The charts of this exchange display obvious inconsistencies in trade volume and price movements, where volume rises do not align with sharp price jumps or slumps, which would be a natural situation in normal conditions.


The charts at CoinEx show another kind of reiterated trading activity starting at the beginning of each hour and fading steadily until its end.


CoinBene’s BTC/USDT and ETH/USDT hourly charts are a strange mix, alternating between steady periods of flat volume signatures and wave-like volume patterns.CoinBene’s own token CONI charts are eloquent as well.It seems that BCH/USDT ran out of gasoline on June 27. Since that date, its daily volume did not once exceed 59 BCH; nevertheless, it had been very heavily traded from March to the middle of June 2018.


To be fair, there aren’t such obvious patterns of volume manipulation on recent charts at CoinSuper, but some of the earlier ones look very suspicious, to say the least.


Although the charts above alone can’t serve as irrefutable evidence of manipulation, they definitely bring about many important questions:

Can we trust data from these exchanges?
– Who is really trading on those exchanges?
– How much of the volume at an exchange is produced by the exchange itself?
– Who benefits from such volume manipulations?
– And… even if an exchange chose the malpractice of manipulating trade volumes, why would they make it so ridiculously obvious?

Cyber Security and KYC/AML Policies

As you may gather, the honesty and reliability of the exchanges we examined are definitely in question. While conducting these studies, we don’t like to leave stones left unturned, so we dug deeper into the exchanges’ Cybersecurity and KYC/AML policies.

Cyber Security Score 

Using CER’s proprietary algorithm, we collected relevant information and calculated Cyber Security Scores (CSS) for the exchanges. Table 1 shows the received results. Comparing the results with the exchanges covered by the CER platform (Table. 2), we can see that (not taking into account our CSS outsider — KuCoin) the observed exchanges (except CoinEx) would be at the very bottom of CER CSS rank. They have poor CSS, mainly due to weak domain security.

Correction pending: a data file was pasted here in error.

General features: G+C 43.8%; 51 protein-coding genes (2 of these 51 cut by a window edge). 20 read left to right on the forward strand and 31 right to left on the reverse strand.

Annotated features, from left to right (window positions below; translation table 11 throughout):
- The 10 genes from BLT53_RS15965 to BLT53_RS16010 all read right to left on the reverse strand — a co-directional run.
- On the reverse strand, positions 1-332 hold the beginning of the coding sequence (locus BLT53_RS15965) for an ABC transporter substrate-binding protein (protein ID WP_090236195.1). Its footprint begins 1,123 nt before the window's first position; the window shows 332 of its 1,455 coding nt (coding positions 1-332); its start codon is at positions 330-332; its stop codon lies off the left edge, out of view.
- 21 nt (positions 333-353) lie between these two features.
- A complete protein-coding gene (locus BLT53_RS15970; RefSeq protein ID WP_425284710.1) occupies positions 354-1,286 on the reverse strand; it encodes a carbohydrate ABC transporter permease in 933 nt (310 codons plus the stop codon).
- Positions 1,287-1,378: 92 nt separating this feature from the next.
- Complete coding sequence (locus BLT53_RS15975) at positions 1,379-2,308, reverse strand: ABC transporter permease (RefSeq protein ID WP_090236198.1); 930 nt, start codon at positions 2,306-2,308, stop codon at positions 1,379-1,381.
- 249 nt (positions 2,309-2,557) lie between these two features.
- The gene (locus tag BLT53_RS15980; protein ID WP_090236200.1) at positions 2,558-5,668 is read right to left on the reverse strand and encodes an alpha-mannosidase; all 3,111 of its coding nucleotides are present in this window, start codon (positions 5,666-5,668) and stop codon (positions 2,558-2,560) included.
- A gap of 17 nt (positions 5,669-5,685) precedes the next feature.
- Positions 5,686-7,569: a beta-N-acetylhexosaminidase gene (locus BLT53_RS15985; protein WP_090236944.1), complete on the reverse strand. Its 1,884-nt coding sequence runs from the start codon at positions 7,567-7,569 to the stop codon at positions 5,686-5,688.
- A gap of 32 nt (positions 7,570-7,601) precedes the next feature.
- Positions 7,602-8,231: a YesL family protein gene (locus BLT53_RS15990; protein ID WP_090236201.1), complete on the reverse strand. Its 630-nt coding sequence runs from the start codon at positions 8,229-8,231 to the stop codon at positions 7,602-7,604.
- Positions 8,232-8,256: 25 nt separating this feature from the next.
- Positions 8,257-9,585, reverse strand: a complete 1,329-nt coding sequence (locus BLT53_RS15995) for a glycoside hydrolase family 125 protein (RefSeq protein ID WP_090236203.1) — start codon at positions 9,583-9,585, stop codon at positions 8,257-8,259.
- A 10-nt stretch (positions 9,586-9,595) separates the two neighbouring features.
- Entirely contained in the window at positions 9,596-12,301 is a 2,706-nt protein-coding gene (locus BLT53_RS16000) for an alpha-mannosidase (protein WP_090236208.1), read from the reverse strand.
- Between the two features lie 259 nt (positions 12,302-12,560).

KYC and AML Policies

All of the observed exchanges claim to have KYC, but only 2 out of 5 claim to conduct AML procedures (BitForex and Coinsuper). We don’t trust so easily, so we checked out the exchanges’ customer support.
BitForex’s answers threw us into confusion, as its customer service asserted that they don’t need AML policy and don’t have KYC; nevertheless, the exchanges’ user agreement contains a KYC/AML policies section.Indeed, why would an exchange that’s artificially pumping up its own trade volume (or letting somebody do) that need to know its customer or moreover conduct anti-money laundering procedures?


In this chapter, we are comparing the marketing performance of two well-known crypto exchanges, Bitstamp and Kraken, with the exchanges we examined above in this report. We are observing how traffic volume and media activity correlate with trade volumes.

Site Visits

With the following data has been taken from a SimilarWeb Pro account, we’ve analyzed weekly site visits for the past 2 months:
As you can see above, Kraken and Bitstamp are comparable to Coinex and Fcoin with weekly site visits hovering around 850 000/week, whereas Bitforex, Coinbene, and Coinsuper are far behind with less than 250 000 visits per week.

Unique Visitors

We see a pretty similar pattern with unique visitors. Bitstamp and Kraken show at least 4 million unique site visitors per month, while Coinex shows staggering growth in July jumping from 1 million to more than 5 million.
Coinbene, Coinsuper, and Bitforex, again, have relatively weak performance among the sample group, showing less than 1 million Unique Visitors per month.


Twitter is widely regarded as one of the primary methods for crypto exchanges to communicate with their customers. Let’s examine the overall twitter follower count: